Aug 31

IRA Mistakes You Should Avoid

Retirement plans have tons of rules and regulations that you must adhere to.  If you don’t, you may be losing out on a ton of savings.  Don’t get caught up by something that you can easily avoid.  Here are just a few examples of mistakes that can trip you up.

Don’t put all your savings into tax-deferred plans.  Take advantage of a Roth IRA to have tax-free withdrawals. Granted, you may be in a lower tax bracket when you retire, but taxes are always on the rise so you might end up paying more in taxes down the road.

Don’t forget to update your beneficiaries.  Things change from the time you set up your retirement plan until you actually retire.  These include marriage, a birth of a child and the passing of a loved one.  Make sure the person you want to inherit your plan really does.

Don’t assume a nonworking spouse can’t contribute.  He or she may not have earned income, but as long as his or her spouse does, he or she may contribute to an IRA.

Don’t take the wrong required minimum distribution.  Once you reach age 70 1/2, the IRS requires you to take minimum distributions.  If you fail to take the right amount, you face a 50% penalty.

These are just some of the common mistakes to avoid, to see more, visit  Better yet, get in touch with one of the tax experts at the IRA Financial Group today.

Aug 29

Investors Using Self-Directed IRAs to Invest in Foreign Real Estate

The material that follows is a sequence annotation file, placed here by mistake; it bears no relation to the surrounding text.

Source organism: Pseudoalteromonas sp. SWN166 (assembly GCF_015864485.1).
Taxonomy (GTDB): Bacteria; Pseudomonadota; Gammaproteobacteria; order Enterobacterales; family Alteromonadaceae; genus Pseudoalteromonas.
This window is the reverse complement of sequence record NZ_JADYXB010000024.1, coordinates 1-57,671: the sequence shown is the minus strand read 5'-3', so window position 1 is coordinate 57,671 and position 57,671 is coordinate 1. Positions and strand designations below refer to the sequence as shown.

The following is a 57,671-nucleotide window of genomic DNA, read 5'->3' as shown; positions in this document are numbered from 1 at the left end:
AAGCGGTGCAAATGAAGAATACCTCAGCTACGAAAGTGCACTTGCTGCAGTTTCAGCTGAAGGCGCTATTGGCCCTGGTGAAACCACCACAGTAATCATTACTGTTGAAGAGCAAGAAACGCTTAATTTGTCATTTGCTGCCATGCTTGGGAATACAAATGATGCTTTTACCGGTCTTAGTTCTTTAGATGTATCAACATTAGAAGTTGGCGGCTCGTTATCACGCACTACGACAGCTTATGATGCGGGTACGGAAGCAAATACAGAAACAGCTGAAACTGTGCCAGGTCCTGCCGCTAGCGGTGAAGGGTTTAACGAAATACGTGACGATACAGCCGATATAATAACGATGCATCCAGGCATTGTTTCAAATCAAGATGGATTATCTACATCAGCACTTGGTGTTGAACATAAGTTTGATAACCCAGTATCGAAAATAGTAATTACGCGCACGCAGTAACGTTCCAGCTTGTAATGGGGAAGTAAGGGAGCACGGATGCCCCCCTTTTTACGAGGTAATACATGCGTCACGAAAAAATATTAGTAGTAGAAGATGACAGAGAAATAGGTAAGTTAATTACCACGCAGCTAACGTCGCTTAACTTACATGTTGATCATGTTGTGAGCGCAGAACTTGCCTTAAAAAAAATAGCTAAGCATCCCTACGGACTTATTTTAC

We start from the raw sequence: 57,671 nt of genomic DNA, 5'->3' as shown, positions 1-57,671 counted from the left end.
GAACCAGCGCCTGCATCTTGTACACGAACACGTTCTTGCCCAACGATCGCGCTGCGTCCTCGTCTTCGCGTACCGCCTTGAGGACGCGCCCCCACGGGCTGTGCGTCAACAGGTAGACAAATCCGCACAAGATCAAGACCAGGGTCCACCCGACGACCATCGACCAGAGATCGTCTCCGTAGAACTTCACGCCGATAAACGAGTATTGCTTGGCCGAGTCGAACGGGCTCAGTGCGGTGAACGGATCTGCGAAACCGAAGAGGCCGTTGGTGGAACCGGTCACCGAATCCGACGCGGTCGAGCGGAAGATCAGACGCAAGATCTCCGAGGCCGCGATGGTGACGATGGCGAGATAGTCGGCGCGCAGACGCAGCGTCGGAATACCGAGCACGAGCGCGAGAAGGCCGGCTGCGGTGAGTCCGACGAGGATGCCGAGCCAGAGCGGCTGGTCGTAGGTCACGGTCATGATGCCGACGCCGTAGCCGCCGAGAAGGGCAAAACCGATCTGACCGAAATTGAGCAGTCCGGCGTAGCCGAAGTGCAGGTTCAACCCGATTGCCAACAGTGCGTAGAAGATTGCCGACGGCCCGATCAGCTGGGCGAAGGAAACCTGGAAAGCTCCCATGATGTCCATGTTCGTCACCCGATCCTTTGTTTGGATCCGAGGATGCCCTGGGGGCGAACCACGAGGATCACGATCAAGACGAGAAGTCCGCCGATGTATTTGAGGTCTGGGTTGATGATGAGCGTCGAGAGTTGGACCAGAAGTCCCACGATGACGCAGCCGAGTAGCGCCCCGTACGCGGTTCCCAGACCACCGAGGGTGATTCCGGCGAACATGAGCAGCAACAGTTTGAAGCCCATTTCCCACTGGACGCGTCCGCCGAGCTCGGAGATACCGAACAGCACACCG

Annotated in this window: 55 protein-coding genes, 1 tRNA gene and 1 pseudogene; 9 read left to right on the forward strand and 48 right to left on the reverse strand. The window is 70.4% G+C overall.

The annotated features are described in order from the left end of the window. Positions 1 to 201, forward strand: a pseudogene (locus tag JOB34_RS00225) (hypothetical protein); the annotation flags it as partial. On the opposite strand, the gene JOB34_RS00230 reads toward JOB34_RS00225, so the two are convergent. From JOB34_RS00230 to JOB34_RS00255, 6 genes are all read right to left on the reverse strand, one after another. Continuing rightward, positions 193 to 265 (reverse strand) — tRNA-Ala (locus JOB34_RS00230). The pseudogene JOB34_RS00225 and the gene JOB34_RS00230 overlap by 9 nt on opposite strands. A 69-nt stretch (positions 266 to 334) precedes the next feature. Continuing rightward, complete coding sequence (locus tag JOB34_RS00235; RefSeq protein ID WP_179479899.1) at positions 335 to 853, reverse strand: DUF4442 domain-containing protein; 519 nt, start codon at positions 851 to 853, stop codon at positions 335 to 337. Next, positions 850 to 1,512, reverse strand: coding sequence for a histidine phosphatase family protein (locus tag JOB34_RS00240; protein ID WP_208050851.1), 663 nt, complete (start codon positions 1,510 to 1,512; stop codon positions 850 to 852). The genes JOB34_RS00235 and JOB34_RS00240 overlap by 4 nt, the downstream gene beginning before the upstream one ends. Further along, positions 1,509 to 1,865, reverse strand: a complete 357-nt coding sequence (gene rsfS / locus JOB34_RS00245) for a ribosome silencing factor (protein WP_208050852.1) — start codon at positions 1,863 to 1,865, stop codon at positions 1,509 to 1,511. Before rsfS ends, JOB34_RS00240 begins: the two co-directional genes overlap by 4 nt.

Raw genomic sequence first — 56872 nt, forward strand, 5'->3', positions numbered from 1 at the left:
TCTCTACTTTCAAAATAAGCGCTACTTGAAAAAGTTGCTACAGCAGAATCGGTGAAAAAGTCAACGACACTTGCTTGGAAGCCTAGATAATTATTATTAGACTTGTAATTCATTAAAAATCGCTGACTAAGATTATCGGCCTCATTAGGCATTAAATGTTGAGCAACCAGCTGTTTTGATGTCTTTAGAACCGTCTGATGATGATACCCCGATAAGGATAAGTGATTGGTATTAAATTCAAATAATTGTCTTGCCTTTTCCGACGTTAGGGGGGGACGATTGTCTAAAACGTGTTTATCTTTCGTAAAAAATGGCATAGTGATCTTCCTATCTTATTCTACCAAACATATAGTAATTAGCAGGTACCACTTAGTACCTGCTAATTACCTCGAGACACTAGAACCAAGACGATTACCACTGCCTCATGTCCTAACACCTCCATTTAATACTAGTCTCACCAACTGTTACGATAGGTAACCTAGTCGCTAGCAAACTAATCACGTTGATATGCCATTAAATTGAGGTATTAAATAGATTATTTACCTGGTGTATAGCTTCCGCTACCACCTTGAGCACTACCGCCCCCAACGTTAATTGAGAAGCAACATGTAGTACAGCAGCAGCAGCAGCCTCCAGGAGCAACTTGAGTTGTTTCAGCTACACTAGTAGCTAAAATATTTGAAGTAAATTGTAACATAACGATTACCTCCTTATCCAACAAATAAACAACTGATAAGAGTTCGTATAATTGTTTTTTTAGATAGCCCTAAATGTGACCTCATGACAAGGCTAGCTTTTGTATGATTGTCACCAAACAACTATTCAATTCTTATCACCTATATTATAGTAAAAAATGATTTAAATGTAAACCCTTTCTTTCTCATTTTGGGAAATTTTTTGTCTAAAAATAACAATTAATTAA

“We have seen a number of investors looking to use their retirement funds to purchase real estate overseas, in countries such as India, Costa Rica, Panama and Canada,” stated Maria Ritsi, a senior paralegal with the IRA Financial Group. “The self-directed IRA allows IRA holders to use their retirement funds to take advantage of investment opportunities in real estate outside of the United States,” stated Ms. Ritsi.

One major attraction of buying foreign real estate with a self-directed IRA is that one can take advantage of global real estate and foreign currency trends while simultaneously being able to buy assets in a country they know and trust.  Read the full release here.

IRA Financial Group is the market’s leading “checkbook control” Self Directed IRA Facilitator. IRA Financial Group has helped thousands of clients take back control over their retirement funds while gaining the ability to invest in almost any type of investment, including real estate without custodian consent.

To learn more about the IRA Financial Group please visit our website at or call 800-472-0646.

Aug 28

Roth IRA Still a Great Option